The Scottish Government has appointed a former head of North Sea exploration at oil giant Shell to the board of its main environmental watchdog.
Paterson worked at Shell for nearly 30 years until 2010. Between 2002 and 2003 she was responsible for Shell’s oil “exploration and appraisal activities” in the North Sea.
Sepa is responsible for regulating Shell sites in Scotland including a natural gas liquids plant at Mossmorran in Fife, where gas flaring has caused environmental and health concerns for years.
Sepa told The Ferret its new board members “bring a unique set of skills”, are bound by an “established” code of conduct, and have to declare any potential conflicts of interests.
But one prominent climate campaigner said it was “hard to fathom” how someone with “direct links to the fossil fuel industry” was suitable for a role on the board of Scotland’s “key environmental protection agency”.
Paterson now runs her own oil and gas consultancy and is also on the board of the government’s economic development agency, Scottish Enterprise.
Sepa’s board is responsible for its “overall direction and performance”. Paterson becomes its second member with ties to Shell and North Sea oil.
Earlier this month, The Ferret revealed that the chair of its audit and risk committee, Nicola Gordon, is a director at a Norwegian North Sea drilling firm.
Gordon also had extensive experience at Shell and held shares in the company while on the board of Sepa.
Those revelations were met with concern by regulatory experts who said it was “unacceptable” to be putting “poachers into gamekeeping roles during a climate crisis”.
One former chief executive of Sepa questioned the Scottish Government’s selection process for the Sepa board. He said it was “interesting that highly qualified environmental specialists have been unable to join the agency board” but individuals from polluting companies have.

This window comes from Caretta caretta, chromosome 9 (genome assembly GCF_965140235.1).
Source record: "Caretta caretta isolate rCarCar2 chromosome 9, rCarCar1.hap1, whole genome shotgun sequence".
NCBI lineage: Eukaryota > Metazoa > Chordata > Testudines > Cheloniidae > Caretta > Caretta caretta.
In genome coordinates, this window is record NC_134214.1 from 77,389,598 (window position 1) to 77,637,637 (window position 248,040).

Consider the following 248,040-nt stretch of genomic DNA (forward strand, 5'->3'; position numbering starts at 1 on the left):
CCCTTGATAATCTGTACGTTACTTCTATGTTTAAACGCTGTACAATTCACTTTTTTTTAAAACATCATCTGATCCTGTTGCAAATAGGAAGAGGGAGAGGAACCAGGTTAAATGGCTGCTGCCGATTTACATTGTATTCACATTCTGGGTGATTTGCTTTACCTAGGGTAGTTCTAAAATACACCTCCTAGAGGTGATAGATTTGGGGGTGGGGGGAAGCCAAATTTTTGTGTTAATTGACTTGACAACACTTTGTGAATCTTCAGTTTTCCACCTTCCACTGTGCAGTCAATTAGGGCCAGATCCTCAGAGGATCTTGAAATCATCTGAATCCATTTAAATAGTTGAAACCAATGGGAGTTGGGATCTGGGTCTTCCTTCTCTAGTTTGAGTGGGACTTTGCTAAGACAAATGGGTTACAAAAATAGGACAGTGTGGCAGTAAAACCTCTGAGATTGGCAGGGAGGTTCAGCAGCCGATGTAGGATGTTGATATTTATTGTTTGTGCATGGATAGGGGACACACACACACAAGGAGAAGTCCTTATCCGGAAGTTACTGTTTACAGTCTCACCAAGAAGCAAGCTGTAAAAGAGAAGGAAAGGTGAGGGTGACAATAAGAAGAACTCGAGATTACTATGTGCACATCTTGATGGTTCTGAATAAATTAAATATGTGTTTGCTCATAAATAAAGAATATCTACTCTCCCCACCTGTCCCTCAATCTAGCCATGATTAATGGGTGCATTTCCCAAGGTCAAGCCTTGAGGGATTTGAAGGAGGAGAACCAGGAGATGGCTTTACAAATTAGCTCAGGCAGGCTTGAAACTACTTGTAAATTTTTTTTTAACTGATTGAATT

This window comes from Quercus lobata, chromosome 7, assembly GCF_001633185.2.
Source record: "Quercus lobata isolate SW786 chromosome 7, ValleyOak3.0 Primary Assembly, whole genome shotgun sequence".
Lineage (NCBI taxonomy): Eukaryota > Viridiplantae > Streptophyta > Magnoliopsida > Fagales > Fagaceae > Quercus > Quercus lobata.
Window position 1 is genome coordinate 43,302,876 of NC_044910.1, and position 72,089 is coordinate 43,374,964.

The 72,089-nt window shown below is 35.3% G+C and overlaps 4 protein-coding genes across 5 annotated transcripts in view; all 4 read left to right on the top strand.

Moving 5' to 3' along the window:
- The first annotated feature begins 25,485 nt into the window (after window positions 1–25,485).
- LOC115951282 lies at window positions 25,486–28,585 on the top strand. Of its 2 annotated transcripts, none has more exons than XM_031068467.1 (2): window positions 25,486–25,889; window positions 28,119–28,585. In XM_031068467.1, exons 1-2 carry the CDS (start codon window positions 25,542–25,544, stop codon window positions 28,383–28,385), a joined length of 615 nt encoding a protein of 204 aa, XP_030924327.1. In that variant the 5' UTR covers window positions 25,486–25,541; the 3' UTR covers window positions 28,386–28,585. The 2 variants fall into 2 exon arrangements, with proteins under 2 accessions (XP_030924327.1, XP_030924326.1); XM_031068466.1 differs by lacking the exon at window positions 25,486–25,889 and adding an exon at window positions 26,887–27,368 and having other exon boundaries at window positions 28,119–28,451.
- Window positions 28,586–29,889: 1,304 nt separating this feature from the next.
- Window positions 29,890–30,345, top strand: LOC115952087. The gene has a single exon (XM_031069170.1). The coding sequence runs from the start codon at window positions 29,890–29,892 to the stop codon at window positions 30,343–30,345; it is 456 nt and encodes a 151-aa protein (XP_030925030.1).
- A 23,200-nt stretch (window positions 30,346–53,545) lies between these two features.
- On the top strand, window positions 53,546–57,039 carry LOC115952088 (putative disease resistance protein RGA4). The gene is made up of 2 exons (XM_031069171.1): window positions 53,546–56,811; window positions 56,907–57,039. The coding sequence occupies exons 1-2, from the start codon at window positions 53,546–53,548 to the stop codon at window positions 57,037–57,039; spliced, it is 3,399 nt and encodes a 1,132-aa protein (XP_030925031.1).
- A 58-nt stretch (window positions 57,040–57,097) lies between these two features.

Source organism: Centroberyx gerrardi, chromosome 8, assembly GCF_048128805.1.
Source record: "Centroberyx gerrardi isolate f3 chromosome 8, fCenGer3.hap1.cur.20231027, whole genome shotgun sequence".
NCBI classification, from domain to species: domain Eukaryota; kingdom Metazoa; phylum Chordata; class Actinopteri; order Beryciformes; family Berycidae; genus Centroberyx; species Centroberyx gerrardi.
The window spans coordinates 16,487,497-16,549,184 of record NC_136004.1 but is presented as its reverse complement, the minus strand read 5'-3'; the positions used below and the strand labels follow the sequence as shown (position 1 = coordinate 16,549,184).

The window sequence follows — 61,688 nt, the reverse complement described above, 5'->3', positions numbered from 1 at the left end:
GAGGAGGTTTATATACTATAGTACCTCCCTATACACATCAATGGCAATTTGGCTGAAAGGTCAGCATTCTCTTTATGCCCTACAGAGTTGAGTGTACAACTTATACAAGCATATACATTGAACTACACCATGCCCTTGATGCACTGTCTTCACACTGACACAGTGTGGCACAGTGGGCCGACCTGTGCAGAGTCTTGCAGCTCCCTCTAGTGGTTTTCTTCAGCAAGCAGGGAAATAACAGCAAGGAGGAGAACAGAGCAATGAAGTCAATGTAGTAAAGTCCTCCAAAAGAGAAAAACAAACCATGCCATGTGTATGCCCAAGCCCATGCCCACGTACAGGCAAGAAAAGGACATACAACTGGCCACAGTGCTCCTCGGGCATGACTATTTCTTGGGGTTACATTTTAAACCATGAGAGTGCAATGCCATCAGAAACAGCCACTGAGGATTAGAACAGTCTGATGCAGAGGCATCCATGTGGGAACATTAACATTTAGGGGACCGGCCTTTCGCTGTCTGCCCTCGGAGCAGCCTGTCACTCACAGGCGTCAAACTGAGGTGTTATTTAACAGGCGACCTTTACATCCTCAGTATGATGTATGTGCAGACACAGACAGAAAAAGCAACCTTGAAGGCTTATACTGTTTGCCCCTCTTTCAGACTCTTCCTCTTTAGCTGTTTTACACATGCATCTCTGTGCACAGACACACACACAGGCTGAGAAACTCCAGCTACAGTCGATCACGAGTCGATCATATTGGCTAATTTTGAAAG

Friends of the Earth Scotland expressed concern at Paterson’s appointment.
The group’s climate and energy campaigner, Caroline Rance, said: “Sepa must be free to call out the greenwashing of oil companies and feel empowered to protect the public from these polluters.
IIt was “hard to fathom” how a thirty year career at Shell qualified Paterson to be a board member at Sepa.
“Appointing and lauding board members with direct links to the fossil fuel industry is symptomatic of a Government which fails to see these clear conflicts of interest and the negative impacts these actors are having on environmental policy making.”
The chair of Sepa’s board, Lisa Tennant, pointed out that the Scottish Government is responsible for appointing its board.
“Each new board member brings a unique set of skills that will complement the existing strengths and significant contributions to Sepa’s work,” Tennant said. “
“Our Board members adhere to an established code of conduct and maintain publicly available registers of interest. Registers of interest for new board members will be published in due course.”
A Scottish Government spokesperson said: “We value very highly the benefits of having different experience and points of view on our Boards and we are keen that people from all walks of life apply for public appointments.
“The Sepa code of conduct for members is clear on an individual duty to be responsible for identifying, and taking advice on, any conflicts of interest that may arise during their term of appointment.”
The Scottish Greens were asked to comment.
Cover image thanks to Scottish Environment Protection Agency.